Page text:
Welcome to the world of radical empowerment. This is the time for breaking through outmoded paradigms with no exceptions and no compromise. It’s time to spill the beans, strengthen your skill set and learn some new cooking skills.
In the last decade, the increase and growth in new product development has come from the vegan sector who have seen a big increase in people adopting a wholefood, plant-based vegan diet. In the last 12 months, there has been a 60% increase in online searches for vegan and wholefoods plant-based diets. How exciting!
As this sector starts growing rapidly, the meat and dairy industry respond by putting out even more nonsensical “studies” (vested interest). The link between diet and the development of disease is simply common sense: if we continue to injure the body, it will continue to become inflamed; inflammation is the body’s response to healing; remove the injury, remove the inflammation. Meat and dairy cause injury to the body that leads to inflammation, which takes you down the path to a whole host of illnesses.
DEADLY COST OF MEAT-BASED DIET:
Seventy billion farm animals raised for food produce huge amounts of the greenhouse gases causing global warming. More than one-third of the planet’s arable land is occupied by livestock feed crop cultivation. Seventy percent of Brazil’s deforested land is used as pasture, with feed crop cultivation occupying much of the remainder. And in Botswana, the livestock industry consumes 23 percent of all water used. A meat-based diet relies on corn and soy for rapid growth of cattle to satisfy the world’s love for meat. Humans have no need to consume animal foods for health.
There is no profit in letting people know they can avoid early disability and death by simply eating greens, more vegetables, beans, grains, fruit, and nuts. Green living ideally includes a plant-based diet, which is organic, local, and seasonal. Be as green as you can for your own well-being and for the planet. Understanding the laws and the limits of nature is key.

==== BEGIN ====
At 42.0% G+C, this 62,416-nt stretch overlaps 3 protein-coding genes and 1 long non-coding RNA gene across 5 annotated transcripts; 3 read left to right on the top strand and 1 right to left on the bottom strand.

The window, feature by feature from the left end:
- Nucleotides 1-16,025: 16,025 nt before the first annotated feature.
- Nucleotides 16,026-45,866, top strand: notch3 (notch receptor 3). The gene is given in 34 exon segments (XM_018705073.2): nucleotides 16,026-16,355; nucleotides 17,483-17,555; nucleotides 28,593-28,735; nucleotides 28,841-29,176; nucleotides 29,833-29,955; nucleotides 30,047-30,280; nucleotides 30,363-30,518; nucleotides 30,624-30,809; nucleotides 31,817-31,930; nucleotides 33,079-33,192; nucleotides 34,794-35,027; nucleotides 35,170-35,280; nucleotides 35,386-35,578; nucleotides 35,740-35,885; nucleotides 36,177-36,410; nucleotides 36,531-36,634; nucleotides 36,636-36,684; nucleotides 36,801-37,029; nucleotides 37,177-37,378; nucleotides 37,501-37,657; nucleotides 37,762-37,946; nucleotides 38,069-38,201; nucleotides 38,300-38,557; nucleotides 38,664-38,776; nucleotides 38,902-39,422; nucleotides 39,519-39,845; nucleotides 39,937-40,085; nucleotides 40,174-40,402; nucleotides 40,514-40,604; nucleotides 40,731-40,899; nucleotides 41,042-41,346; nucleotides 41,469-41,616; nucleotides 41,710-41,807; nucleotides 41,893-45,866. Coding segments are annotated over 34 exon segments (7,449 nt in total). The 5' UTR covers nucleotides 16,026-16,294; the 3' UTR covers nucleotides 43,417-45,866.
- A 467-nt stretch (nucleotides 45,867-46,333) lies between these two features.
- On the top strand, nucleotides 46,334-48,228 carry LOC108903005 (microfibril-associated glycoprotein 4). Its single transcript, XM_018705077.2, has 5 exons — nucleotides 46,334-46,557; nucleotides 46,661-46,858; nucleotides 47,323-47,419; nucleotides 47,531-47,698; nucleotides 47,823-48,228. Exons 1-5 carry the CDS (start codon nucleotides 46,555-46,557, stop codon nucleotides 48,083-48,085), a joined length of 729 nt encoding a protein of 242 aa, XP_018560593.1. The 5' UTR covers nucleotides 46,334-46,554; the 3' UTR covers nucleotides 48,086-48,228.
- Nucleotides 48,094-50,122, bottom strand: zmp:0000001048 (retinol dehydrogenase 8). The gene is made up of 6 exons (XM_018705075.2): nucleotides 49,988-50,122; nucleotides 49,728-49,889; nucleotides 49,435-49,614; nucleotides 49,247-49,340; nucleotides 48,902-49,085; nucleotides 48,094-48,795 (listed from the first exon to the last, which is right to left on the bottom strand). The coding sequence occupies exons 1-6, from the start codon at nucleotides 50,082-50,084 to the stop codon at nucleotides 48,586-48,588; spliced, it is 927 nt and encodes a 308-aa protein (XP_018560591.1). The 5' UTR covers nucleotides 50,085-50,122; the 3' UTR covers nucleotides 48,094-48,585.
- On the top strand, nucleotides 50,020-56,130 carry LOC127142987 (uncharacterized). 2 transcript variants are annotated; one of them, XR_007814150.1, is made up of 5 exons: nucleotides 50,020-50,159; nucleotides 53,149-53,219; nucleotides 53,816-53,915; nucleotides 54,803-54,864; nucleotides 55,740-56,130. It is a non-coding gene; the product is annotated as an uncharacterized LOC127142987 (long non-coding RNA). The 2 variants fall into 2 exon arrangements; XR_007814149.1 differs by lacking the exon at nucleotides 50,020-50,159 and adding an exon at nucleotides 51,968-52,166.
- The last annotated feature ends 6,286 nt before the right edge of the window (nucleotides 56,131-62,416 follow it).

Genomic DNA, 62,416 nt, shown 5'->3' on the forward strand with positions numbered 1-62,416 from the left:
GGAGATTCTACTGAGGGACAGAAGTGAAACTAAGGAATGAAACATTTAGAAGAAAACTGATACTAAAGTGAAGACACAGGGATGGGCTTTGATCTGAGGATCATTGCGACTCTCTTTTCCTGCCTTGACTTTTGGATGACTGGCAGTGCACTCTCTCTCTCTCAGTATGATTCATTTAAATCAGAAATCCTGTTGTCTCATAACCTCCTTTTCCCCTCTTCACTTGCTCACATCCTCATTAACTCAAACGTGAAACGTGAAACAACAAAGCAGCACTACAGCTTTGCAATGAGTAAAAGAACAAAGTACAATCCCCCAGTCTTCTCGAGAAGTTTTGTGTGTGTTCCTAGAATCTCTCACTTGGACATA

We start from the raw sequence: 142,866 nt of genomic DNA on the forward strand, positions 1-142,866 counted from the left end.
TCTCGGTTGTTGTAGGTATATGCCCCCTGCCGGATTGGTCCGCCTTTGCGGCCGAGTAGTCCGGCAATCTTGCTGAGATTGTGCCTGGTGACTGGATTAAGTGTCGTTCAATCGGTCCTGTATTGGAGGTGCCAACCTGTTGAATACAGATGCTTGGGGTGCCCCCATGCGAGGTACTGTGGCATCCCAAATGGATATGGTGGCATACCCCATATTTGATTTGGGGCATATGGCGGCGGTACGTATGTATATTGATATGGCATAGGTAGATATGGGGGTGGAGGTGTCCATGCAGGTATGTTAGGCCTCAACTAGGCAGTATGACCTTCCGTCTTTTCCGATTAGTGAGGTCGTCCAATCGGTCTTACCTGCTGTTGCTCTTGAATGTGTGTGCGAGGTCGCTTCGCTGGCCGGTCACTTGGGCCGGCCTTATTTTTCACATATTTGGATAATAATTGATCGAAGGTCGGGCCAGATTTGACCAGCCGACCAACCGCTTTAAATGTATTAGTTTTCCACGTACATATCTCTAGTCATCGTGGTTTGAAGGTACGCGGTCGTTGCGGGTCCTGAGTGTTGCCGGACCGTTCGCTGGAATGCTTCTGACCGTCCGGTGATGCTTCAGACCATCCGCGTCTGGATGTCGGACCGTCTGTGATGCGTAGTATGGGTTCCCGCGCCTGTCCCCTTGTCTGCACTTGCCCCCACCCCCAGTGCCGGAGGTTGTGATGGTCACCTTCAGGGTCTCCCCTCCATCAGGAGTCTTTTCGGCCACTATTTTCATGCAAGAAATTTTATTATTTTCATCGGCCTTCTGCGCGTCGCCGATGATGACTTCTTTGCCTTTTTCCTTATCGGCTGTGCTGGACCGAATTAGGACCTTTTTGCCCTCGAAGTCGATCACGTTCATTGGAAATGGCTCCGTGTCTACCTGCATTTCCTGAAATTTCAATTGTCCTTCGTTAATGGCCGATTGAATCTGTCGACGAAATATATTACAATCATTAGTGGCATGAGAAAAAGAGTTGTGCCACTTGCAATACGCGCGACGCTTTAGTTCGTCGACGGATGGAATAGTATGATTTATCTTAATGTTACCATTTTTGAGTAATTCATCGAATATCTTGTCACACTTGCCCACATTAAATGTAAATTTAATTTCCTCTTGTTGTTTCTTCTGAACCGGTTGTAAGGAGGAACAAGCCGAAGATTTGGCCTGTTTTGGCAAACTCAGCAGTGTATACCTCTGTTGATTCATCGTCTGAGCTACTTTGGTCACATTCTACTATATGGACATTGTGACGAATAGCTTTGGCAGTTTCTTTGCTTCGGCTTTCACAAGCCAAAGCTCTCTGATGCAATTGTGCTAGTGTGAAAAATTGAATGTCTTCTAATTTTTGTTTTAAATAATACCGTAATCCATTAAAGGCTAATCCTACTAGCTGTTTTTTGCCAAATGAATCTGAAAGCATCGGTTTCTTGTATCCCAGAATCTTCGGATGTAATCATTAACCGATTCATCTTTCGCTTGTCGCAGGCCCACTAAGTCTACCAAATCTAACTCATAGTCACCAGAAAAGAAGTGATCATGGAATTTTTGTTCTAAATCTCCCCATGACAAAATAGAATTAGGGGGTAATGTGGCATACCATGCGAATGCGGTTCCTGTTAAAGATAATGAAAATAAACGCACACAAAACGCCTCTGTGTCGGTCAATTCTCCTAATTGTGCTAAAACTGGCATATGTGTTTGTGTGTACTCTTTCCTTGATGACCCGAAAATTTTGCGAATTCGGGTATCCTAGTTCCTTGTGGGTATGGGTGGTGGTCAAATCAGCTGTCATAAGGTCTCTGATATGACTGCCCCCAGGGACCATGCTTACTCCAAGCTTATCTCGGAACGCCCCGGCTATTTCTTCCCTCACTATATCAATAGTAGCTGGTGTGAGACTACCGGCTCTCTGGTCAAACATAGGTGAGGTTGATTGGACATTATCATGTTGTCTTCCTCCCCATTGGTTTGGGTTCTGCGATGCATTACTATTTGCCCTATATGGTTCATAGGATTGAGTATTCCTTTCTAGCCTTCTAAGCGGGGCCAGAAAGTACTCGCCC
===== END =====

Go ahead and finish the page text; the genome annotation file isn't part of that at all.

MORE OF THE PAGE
The planet is over populated. It’s a well-known fact that this is grossly unsustainable. It took 50,000 years to reach a human population of one billion in 1830. We soared above six billion people in the year 2000, and passed seven billion in 2012. Wealthy nations eat increasing amounts of meat, while one billion people starve.
Agribusinesses ignore the nutrient cycle, and rather than rebuilding soil, saturate it with petrochemicals. Soil is over-tilled, overgrazed, made toxic and infertile, and turned into desert. One-third of all farmable land is degraded. Humans MUST look to their diet and understand that changing to a plant-based vegan diet is crucial. Planet Earth needs to produce as much food to feed us in the next 50 years as it took to feed us for the last 10,000 years.
On a per-calorie basis, on average, animal-based foods require over ten times as much land, water and energy as do plant-based foods. T.Colin Campbell
So, what does the word “diet” mean? In a nutshell, diet means “A permanent eating lifestyle.” To many, the word “diet” means a four-letter word that often leads to deprivation, frustration and ultimately, “failure.” By adopting a wholefood plant-based vegan diet, you will be spoiled for choice from the delicious tasting dishes that you can rustle up in literally 20 minutes. All of us have the power to end the suffering of our animal kingdom, save a fortune on health care, bring a much needed bonanza for our environment and at the same time create superior health. It’s a win-win situation for everyone and everything. All of this, and more is possible by simply adopting a wholefood plant-based vegan diet. You can start right now by making this quick and easy noodle dish.
NOODLES WITH MISO-TAHINI SAUCE
Udon and lo mein noodles go especially well with this popular sauce, and soba noodles taste good with it, too. This version of my recipe is simply garnished with spring onions and some thinly sliced roasted red peppers, but for a different taste try topping the noodles and sauce with some roasted pumpkin or sunflower seeds.
1 pack uncooked noodles
4 level tablespoons sweet white miso
3-4 tablespoons tahini
½ cup cold water
2 tablespoons brown rice vinegar
1 tablespoon mirin
1 tablespoon fresh ginger root grated and then squeezed for its juice
1 clove garlic, finely chopped
Pinch of dried tarragon, basil or thyme
Black sesame seeds
Finely chopped spring onion
Roasted red pepper, thinly sliced (store bought – organic jar)
Boil the noodles in 2.5 litres of water according to the cooking instructions.
Mix the miso and tahini in a small saucepan. Add the water a little at a time and mix well to make a smooth sauce. Add the remaining ingredients and bring to a gentle simmer. If it’s too thick, add a bit more water; if it’s too thin, simmer briefly to thicken the sauce.
To serve, put the noodles into individual serving bowls, spoon the sauce over the top, and dress with the garnish.